Fun? Stare at the word long enough and it begins to look weird, like a nonsense word. Fun. Fun. Fun.
Listen to the professional golfers talk about "fun" at the Presidents Cup and the same thing happens.
"It's a fun competition," Davis Love III tells reporters of the contest between 12 Americans and 12 internationals.
"It's going to be fun," Fred Couples echoes.
"We're going to have a lot of fun," says the U.S. captain, Jack Nicklaus.
"It's going to be a fun week," Australian Mark Hensby says. "I think it's going to be fun."
Yeah. We get it already. The Presidents Cup, which ends tomorrow, is supposed to be enjoyable and relaxed. And, superficially, it does appear to be a more laid-back contest than the biannual Ryder Cup or the grueling week-in, week-out Professional Golf Association tournaments.
With its smiley-face atmosphere, the Presidents Cup stands out because, admit it, most of the time there is not much fun anymore -- in sports or in life. Fun has been taken out of the American equation. Some schools have abolished recess. Dodge ball is deemed too dangerous. There are strategy books for rock, paper, scissors. Sex is dicey. It's as if the Montgomery County government has taken over American culture.
Here at the Robert Trent Jones course in Manassas, however, there is fun. Well, okay, not exactly unfettered, devil-may-care, truly spontaneous fun. Everything -- except the amazingly precise golf -- is scripted for TV. Asked why they didn't sign autographs while playing practice rounds, the American team members tell reporters they were instructed only to sign after leaving the putting green. Gary Player, captain of the international team, said that the wives of the players were provided with outfits.
In America today, fun is serious business. Walt Disney understood that. Hollywood gets it. So does the PGA. This is the one event that's supposed to be fun.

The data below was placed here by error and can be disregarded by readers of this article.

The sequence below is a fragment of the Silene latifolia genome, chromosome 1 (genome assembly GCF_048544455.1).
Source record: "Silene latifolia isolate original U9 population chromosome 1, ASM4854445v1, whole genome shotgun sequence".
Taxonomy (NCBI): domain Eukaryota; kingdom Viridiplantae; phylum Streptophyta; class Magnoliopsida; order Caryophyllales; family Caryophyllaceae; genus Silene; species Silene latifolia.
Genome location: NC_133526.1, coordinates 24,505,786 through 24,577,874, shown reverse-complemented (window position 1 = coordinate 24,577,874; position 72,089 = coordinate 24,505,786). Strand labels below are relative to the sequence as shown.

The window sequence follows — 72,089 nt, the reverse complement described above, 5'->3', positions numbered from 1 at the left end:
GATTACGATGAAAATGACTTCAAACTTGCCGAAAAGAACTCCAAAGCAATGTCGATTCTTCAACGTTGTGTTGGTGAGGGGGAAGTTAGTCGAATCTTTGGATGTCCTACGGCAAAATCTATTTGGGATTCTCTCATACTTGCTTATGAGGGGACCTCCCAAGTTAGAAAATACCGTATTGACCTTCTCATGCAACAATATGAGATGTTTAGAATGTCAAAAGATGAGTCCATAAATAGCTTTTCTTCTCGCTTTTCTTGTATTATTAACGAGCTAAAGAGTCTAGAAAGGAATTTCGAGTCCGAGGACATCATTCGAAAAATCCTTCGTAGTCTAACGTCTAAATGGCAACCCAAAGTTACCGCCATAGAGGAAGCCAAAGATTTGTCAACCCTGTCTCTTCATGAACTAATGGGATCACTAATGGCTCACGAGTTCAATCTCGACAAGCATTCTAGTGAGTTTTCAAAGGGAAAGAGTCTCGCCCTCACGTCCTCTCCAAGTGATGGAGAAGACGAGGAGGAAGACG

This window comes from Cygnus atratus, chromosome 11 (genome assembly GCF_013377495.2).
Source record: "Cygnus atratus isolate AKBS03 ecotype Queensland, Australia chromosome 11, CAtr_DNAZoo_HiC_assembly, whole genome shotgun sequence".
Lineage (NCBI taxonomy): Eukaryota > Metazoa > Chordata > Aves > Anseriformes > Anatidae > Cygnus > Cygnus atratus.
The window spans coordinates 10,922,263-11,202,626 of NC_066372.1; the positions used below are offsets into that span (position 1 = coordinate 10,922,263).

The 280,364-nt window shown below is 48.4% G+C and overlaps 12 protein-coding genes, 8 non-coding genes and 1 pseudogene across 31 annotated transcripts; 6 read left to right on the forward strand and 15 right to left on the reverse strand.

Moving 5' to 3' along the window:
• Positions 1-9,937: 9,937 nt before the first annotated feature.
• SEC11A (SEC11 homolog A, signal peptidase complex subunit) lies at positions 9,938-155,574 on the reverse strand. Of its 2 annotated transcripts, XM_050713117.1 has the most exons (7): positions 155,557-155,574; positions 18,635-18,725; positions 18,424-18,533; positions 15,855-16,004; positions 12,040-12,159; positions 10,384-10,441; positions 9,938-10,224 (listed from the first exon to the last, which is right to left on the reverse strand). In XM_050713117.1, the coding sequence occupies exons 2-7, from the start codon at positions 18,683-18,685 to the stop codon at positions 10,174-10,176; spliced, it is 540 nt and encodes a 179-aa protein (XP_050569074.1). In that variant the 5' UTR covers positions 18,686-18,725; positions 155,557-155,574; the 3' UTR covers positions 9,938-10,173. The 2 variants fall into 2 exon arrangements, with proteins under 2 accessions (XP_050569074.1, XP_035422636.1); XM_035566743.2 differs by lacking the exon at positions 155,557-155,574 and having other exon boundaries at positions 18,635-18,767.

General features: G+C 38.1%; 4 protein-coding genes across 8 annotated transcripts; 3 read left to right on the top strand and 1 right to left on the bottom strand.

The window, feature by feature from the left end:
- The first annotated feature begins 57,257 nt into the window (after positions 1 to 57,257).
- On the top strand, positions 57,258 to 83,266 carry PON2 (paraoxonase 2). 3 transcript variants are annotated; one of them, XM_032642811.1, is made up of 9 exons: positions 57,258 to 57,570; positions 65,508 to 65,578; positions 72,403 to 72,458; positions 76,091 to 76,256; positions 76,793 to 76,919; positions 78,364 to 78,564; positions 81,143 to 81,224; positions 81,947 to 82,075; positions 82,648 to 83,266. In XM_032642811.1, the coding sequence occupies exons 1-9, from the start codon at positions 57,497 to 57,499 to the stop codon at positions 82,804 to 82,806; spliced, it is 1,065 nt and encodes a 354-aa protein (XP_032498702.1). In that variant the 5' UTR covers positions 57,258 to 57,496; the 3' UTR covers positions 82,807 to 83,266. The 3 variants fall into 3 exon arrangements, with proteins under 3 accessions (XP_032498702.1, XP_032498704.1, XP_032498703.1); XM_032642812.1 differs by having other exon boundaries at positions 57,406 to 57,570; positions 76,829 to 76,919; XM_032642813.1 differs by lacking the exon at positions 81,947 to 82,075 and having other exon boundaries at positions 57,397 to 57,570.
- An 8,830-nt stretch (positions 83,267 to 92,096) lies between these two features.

But, as U.S. golfer Jim Furyk says at one point, "Just because the match is friendly doesn't mean it can't be intense."
On the bucolic fairways, or the traffic-jammed highways, there is no escaping contemporary American intensity. And seriousness. There are plenty of reasons for the somber timbre: holy and unholy wars, climatic cataclysms, boundless poverty, rampant health problems, financial uncertainties. The list is long enough to make you listless.
"The '90s were a blessed time when we didn't seem to be in danger of war or attack," says Georgetown University linguist Deborah Tannen.
The threats are more prevalent now, she says, and culturally we are responding. Tannen is seeing more plays and books about war.
You can see it in the demeanor of the golfers, too, walking down the course like MIT students pondering an equation. We have become a less carefree species. We are even serious about our humor. At the 2005 conference of the International Society of Humor Studies, held in Ohio, there was a seminar on the ontological semantics of humor.
"Gravity is back," says poet Billy Collins. He refers to the New Seriousness as "the big national buzzkill."
The former poet laureate says, "You don't hear of people being paranoid anymore, they're just afraid. Any day now I expect to pick up the paper and read about: pepper -- the silent killer."